Undid the good almost entirely
But not entirely
Because good could always be seen
Glimmering like lame glimmers
In the window of a shop
Called Beautiful
Things Never Last Forever.
I loved you. I love you. You were.
And you are. Life is experience.
It’s all so simple. Experience is
The chair we sit on.
The sitting. The thinking
Of you where you are a blank
To be filled
In by missing. I loved you.
I love you like I love
All beautiful things.
True beauty is truly seldom.
You were. You are
In May. May now is looking onto
The June that is coming up.
This is how I measure
The year. Everything Was My Fault
Has been the theme of the song
I’ve been singing,
Even when you’ve told me to quiet.
I haven’t been quiet.
I’ve been crying. I think you
Have forgiven me. You keep
Putting your hand on my shoulder
When I’m crying.
Thank you for that. And
For the ineffable sense
Of continuance. You were. You are
The brightest thing in the shop window
And the most beautiful seldom I ever saw.

lines written in the days of growing darkness :: mary oliver

Every year we have been
witness to it: how the
world descends
into a rich mash, in order that
it may resume.
And therefore
who would cry out

to the petals on the ground
to stay,
knowing, as we must,
how the vivacity of what was is married

to the vitality of what will be?
I don’t say
it’s easy, but
what else will do

if the love one claims to have for the world
be true?
So let us go on

though the sun be swinging east,
and the ponds be cold and black,
and the sweets of the year be doomed.

backside :: chika sagawa

translated by Sawako Nakayasu

Night eats color,
Flower bouquets lose their fake ornaments.
Day falls into the leaves like sparkling fish
And struggles, like the lowly mud,
The shapeless dreams and trees
Nurtured outside this shriveled, deridable despair.
And the space that was chopped down
Tickles the weeds there by its feet.
Fingers stained with tar from cigarettes
Caress the writhing darkness.
And then the people move forward.

the name of a fish :: faith shearin

If winter is a house then summer is a window
in the bedroom of that house. Sorrow is a river
behind the house and happiness is the name

of a fish who swims downstream. The unborn child
who plays the fragrant garden is named Mavis:
her red hair is made of future and her sleek feet

are wet with dreams. The cat who naps
in the bedroom has his paws in the sun of summer
and his tail in the moonlight of change. You and I

spend years walking up and down the dusty stairs
of the house. Sometimes we stand in the bedroom
and the cat walks towards us like a message.

Sometimes we pick dandelions from the garden
and watch the white heads blow open
in our hands. We are learning to fish in the river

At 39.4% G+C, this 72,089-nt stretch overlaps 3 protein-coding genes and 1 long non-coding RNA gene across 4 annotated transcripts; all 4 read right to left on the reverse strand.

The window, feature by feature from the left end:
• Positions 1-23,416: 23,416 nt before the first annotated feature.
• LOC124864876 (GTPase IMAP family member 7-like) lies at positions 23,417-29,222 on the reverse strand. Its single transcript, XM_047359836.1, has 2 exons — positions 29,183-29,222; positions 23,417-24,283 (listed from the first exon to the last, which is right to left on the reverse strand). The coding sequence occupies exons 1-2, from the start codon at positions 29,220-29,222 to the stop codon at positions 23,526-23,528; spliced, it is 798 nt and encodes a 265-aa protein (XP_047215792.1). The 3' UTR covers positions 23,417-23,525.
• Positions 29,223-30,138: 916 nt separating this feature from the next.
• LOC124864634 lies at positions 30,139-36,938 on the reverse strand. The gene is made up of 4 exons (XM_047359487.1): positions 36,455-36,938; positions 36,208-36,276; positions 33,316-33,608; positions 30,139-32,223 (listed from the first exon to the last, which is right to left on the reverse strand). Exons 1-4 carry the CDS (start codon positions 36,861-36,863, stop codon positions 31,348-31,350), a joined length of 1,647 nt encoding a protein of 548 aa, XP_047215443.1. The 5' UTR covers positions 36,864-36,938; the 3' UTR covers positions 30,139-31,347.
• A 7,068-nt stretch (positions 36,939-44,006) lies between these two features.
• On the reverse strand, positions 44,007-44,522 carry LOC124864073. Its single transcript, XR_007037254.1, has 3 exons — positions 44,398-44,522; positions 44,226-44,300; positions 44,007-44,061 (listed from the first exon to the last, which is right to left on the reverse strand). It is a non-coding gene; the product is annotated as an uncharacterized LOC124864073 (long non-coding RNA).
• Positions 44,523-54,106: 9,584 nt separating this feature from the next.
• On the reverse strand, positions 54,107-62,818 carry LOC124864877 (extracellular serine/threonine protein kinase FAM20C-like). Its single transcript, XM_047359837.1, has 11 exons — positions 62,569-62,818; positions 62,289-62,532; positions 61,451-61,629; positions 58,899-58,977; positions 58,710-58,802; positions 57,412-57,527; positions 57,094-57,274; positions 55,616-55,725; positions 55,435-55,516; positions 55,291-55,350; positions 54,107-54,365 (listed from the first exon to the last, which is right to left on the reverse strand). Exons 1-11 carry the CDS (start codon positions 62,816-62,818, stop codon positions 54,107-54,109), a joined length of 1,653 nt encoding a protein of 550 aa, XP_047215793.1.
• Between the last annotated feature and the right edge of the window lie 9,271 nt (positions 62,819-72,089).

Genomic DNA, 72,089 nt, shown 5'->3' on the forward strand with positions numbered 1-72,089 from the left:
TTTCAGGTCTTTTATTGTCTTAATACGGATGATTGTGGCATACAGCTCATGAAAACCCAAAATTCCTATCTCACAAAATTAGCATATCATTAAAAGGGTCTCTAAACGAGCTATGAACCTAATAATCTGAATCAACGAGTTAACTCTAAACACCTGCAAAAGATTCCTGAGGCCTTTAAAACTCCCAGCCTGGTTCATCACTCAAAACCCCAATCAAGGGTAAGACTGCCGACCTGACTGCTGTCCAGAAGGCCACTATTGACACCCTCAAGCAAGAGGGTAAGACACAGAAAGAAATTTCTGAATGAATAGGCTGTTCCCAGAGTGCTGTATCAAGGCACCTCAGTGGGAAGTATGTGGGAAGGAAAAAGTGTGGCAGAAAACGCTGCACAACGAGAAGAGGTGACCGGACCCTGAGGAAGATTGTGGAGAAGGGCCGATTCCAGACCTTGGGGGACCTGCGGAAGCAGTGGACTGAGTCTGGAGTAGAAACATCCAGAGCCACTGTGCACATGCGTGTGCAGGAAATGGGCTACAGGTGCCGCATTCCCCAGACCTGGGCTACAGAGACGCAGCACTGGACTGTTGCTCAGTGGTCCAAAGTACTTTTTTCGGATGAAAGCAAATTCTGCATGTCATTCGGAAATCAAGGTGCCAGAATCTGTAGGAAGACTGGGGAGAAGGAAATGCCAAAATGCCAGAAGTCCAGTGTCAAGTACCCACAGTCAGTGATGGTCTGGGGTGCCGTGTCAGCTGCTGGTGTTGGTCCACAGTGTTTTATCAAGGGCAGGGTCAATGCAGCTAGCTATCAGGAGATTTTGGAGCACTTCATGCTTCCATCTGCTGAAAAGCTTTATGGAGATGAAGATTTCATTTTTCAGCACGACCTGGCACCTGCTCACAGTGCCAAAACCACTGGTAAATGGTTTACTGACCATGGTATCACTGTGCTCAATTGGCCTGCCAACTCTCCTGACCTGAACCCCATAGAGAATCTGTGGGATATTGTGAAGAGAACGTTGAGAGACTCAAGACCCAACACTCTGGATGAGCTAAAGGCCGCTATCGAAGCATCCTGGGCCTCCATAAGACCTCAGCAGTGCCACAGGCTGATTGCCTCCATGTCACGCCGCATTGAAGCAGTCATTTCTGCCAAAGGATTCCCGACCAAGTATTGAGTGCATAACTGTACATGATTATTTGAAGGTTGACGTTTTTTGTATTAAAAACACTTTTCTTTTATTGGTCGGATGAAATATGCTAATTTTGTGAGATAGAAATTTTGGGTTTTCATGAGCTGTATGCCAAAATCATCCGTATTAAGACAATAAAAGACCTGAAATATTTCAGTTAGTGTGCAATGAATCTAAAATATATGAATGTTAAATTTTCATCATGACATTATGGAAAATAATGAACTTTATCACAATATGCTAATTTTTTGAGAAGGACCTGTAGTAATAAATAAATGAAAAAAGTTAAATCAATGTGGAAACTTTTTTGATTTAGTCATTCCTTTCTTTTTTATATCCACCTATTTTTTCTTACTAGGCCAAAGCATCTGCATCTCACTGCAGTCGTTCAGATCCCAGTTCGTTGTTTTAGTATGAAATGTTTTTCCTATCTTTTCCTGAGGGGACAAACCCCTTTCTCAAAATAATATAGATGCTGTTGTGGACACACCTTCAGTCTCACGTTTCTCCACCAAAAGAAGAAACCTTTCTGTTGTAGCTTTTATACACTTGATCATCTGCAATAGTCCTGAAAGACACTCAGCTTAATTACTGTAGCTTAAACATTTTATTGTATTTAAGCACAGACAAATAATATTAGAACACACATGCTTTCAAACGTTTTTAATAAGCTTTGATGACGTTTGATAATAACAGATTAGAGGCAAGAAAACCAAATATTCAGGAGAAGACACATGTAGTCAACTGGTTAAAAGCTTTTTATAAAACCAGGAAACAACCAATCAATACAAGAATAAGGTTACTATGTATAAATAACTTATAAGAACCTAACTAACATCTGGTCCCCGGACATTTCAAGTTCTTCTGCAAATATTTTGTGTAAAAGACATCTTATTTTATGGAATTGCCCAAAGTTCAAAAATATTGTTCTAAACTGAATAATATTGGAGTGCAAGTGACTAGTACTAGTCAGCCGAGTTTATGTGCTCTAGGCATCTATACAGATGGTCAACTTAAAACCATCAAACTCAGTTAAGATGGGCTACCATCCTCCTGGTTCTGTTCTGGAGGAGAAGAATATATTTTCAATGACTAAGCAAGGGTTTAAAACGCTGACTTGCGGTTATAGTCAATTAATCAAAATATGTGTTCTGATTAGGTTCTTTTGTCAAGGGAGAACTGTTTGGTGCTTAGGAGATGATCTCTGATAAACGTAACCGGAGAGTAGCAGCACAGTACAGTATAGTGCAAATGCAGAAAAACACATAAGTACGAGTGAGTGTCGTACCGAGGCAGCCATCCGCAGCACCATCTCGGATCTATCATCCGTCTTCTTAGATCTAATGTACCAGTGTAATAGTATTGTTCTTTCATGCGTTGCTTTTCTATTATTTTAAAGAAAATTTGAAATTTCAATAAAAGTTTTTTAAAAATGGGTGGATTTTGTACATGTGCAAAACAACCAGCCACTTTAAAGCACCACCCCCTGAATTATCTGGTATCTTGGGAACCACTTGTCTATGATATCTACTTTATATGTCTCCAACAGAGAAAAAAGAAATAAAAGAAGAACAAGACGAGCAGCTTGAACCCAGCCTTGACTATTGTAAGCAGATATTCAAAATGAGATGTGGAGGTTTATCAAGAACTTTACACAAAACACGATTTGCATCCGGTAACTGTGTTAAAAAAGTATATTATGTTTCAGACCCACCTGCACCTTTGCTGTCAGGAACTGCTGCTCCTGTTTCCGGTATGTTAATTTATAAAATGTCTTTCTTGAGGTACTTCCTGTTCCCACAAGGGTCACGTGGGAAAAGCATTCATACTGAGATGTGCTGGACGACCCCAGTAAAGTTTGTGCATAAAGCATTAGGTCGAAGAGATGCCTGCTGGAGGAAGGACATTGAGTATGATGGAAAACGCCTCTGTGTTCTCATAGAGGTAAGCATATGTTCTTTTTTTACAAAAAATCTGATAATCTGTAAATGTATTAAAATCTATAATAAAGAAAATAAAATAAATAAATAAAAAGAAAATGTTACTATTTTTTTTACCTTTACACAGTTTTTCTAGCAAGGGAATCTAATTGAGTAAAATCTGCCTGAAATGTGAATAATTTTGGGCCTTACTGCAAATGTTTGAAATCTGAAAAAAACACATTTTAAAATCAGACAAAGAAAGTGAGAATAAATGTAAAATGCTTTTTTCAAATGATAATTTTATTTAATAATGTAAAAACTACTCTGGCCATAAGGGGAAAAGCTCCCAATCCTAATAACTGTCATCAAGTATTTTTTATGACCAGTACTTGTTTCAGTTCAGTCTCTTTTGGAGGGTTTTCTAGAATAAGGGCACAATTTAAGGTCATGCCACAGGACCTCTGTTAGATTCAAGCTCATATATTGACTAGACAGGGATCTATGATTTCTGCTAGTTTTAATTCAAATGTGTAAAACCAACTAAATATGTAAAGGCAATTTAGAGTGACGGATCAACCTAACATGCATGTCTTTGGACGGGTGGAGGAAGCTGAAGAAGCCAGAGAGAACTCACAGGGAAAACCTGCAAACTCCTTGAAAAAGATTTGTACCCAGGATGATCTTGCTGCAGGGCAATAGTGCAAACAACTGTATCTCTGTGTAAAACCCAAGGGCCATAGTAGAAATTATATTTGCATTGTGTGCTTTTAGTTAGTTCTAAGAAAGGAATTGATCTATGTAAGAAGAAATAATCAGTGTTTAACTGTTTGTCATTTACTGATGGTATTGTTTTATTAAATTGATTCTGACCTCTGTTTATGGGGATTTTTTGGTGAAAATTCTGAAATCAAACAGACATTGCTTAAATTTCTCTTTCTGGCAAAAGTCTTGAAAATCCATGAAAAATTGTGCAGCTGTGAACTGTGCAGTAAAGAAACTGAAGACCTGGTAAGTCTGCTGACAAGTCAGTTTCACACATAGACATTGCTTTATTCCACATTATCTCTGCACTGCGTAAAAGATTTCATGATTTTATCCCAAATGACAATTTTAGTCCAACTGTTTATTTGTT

of sorrow; we are undressing for a swim.

dark matter ode :: rowan ricardo phillips

You’ll say you can’t remember, you were too
Young, that the idea wasn’t yours. Or, maybe
You’ll feel the need to feel misunderstood
And say You don’t understand, You don’t
Understand, You don’t. But I was there
When the sky closed. I know that brief darkness
Feels good. That God works on no sleep as certain
As Bre’er Sleep reclining in your lampshade,
Sweet Bre’er Sleep who never knows sleep. His song
Swells in my wrists as they hang on your crib.
Leaning in, inspecting you like a crook,
I am the poet in his pillory.
I see you as free. I sing of the wood.
And I sing of the bars. I am the dunce
Of the stars who sings of the bars.
Poets know time is a dead man walking:
We are all the terrorist Tichborne—.
I love that you sleep so softly despite
The virus of my verbal flailings flowing
Through your veins. One day you will be facing
It, the reflective black immensity
Of it all, and you will seethe and set out
Into a world of science and anger
That I just can’t imagine. Today won’t
Matter to you because today to you
Won’t be by then today, which went like this:
There was the IMAX movie about Dark
Matter and the protests about how Black
Lives matter, but then for you the same sleep
And then a million years from now somewhere
Discovering that something like this one
Moment could have happened, could have mattered,
That you asleep in your crib were a god
In the machine and that poem your father
Wrote you was a fucking living weapon.

war photograph :: kate daniels

A naked child is running
along the path toward us,
her arms stretched out,
her mouth open,
the world turned to trash
behind her.

She is running from the smoke
and the soldiers, from the bodies
of her mother and little sister
thrown down into a ditch,
from the blown-up bamboo hut
from the melted pots and pans.
And she is also running from the gods
who have changed the sky to fire
and puddled the earth with skin and blood.
She is running–my god–to us,
10,000 miles away,
reading the caption
beneath her picture
in a weekly magazine.
All over the country
we’re feeling sorry for her
and being appalled at the war
being fought in the other world.
She keeps on running, you know,
after the shutter of the camera
clicks. She’s running to us.
For how can she know,
her feet beating a path
on another continent?
How can she know
what we really are?
From the distance, we look
so terribly human.

memoir of the present moment :: chen chen

it’s the middle of—the week? the street? the sentence,
please i need to borrow your basket because?

i’m looking for something. so ticklish with sound,
eerie with truth. like really good dance music.

like i’m in the middle of—a forest? a pancake? a pancake
burning in a forest while the forest remains calm?

perhaps i’m simply craving breakfast foods.
or what’s burning is me, the most oily of pronouns,

the life crisis that is not yet mid-, is always mid-,
is living. i’m the mid- of a foggy dialect,

garbled district. a primeval game
of telephone. i’m a muddle

trying to dial the cosmos. to sing out
another dizzying bit—of this.

stridulation sonnet :: jessica jacobs